The provision was added as an amendment to another bill pertaining to nonprofit organizations.
Its sponsor, Rep. Peter Merideth, D-St. Louis, said DHSS’s decision to deem ownership records confidential has caused problems in providing oversight of the program. He pointed to recent analysis by The Independent and The Missourian of the 192 dispensary licenses issued by the state that found several instances where a single entity was connected to more than five dispensary licenses.
The state constitution prohibits the state from issuing more than five dispensary licenses to any entity under substantially common control, ownership or management.
On Thursday, a conference committee met to work out differences in the underlying bill between the House and Senate.
Sen. Eric Burlison, a Republican from Battlefield and the bill’s sponsor, called the medical marijuana amendment an “awesome idea. I think it’s awesome.”
However, he said opposition from the department puts the entire bill in jeopardy.
“The department came to me,” he said, “and said they felt that this was unconstitutional.”
DHSS has justified withholding information from public disclosure by pointing to a portion of the medical marijuana constitutional amendment adopted by voters in 2018 that says the department shall “maintain the confidentiality of reports or other information obtained from an applicant or licensee containing any individualized data, information, or records related to the licensee or its operation… .”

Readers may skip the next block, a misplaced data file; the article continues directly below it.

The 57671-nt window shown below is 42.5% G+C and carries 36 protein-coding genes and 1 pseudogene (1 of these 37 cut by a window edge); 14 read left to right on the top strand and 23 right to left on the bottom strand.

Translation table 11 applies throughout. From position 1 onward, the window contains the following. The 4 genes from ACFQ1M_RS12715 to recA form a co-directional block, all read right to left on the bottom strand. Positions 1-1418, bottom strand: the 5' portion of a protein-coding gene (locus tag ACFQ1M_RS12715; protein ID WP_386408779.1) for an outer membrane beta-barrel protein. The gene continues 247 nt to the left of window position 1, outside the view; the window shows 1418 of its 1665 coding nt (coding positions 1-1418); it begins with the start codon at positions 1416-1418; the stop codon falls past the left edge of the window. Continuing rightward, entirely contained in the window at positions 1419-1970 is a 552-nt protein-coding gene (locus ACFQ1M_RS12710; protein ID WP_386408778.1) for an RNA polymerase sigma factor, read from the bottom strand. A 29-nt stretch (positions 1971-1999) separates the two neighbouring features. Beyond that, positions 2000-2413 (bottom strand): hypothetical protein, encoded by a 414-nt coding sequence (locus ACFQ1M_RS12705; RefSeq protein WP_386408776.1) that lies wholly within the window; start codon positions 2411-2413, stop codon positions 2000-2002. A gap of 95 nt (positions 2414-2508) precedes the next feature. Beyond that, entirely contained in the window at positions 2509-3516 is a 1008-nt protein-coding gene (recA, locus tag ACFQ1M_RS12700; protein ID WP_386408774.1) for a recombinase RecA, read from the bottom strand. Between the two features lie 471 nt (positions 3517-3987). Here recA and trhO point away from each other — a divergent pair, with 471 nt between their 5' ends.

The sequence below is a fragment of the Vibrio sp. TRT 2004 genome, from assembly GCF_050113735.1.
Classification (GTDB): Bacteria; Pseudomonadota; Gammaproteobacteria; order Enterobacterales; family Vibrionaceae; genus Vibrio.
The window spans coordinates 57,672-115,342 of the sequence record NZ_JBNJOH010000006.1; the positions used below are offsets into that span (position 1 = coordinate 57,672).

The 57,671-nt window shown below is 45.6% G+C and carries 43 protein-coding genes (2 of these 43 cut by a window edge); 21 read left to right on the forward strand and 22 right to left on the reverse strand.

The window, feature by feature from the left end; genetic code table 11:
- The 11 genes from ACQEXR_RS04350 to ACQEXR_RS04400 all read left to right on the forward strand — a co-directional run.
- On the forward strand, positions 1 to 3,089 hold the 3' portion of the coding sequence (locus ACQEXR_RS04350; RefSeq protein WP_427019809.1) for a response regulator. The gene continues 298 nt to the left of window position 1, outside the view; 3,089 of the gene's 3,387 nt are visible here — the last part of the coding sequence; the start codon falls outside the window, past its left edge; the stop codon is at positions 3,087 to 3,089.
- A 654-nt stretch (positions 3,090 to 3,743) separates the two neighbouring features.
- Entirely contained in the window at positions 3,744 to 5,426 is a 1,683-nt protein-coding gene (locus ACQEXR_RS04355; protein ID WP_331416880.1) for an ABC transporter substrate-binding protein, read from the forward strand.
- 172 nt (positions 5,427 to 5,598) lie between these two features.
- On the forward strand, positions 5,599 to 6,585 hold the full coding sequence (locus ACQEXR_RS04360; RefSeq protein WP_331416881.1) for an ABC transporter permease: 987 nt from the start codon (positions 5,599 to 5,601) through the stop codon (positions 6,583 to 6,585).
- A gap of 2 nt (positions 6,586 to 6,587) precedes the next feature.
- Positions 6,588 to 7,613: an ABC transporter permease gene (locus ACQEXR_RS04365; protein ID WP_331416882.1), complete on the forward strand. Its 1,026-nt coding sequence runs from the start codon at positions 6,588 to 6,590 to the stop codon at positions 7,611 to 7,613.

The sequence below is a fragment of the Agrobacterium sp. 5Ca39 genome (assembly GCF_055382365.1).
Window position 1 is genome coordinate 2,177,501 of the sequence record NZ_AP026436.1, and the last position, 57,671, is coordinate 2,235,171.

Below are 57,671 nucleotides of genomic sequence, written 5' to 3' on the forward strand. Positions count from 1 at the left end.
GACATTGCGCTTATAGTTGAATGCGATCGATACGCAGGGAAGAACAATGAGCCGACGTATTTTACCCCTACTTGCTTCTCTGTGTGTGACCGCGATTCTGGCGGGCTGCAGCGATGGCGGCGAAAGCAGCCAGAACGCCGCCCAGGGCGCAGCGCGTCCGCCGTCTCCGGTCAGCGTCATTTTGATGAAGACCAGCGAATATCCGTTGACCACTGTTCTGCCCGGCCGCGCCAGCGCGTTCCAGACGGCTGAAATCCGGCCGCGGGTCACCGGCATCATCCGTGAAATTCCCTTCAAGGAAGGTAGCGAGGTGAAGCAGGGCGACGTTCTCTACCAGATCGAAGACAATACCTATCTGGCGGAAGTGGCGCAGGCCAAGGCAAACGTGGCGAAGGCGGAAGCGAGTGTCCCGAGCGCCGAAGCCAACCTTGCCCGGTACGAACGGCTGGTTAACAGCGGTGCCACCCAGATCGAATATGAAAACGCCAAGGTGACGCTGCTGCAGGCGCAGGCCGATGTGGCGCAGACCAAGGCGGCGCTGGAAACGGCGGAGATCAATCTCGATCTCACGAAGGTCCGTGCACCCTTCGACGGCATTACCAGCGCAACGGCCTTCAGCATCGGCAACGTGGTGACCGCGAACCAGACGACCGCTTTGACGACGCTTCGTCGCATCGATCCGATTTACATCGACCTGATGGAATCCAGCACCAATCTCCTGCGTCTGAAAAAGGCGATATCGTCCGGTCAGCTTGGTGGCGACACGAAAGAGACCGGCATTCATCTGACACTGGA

Alex Tuttle, a lobbyist for DHSS, said if the bill were to pass with the medical marijuana amendment still attached, the department may recommend Gov. Mike Parson veto it.
The threat of a veto proved persuasive, as several members of the conference committee expressed apprehension about the idea of the amendment sinking the entire bill.
Merideth said the department’s conclusion is incorrect. And besides, he said, the amendment is narrowly tailored so that the information wouldn’t be made public. It would only be turned over to legislative oversight committees.
Rep. Jered Taylor, R-Republic, chairman of the special committee on government oversight, said the amendment is essential to ensure state regulators “are following the constitution, that they’re doing what they’re supposed to be doing.”
The medical marijuana program has faced intense scrutiny in the two years since it was created by voters.
A House committee spent months looking into widespread reports of irregularities in how license applications were scored and allegations of conflicts of interest within DHSS and a private company hired to score applications.
In November 2019, DHSS received a grand jury subpoena, which was issued by the United States District Court for the Western District. It demanded the agency turn over all records pertaining to four medical marijuana license applications.
The copy of the subpoena that was made public redacted the identity of the four applicants at the request of the FBI. Lyndall Fraker, director of medical marijuana regulation, later said during a deposition that the subpoena wasn’t directed at the department but rather was connected to an FBI investigation center in Independence.
More recently, Parson faced criticism for a fundraiser with medical marijuana business owners for his political action committee, Uniting Missouri.
The group reported raising $45,000 in large donations from the fundraiser. More than half of that money came from a PAC connected to Steve Tilley, a lobbyist with numerous medical marijuana clients who has been under FBI scrutiny for more than a year.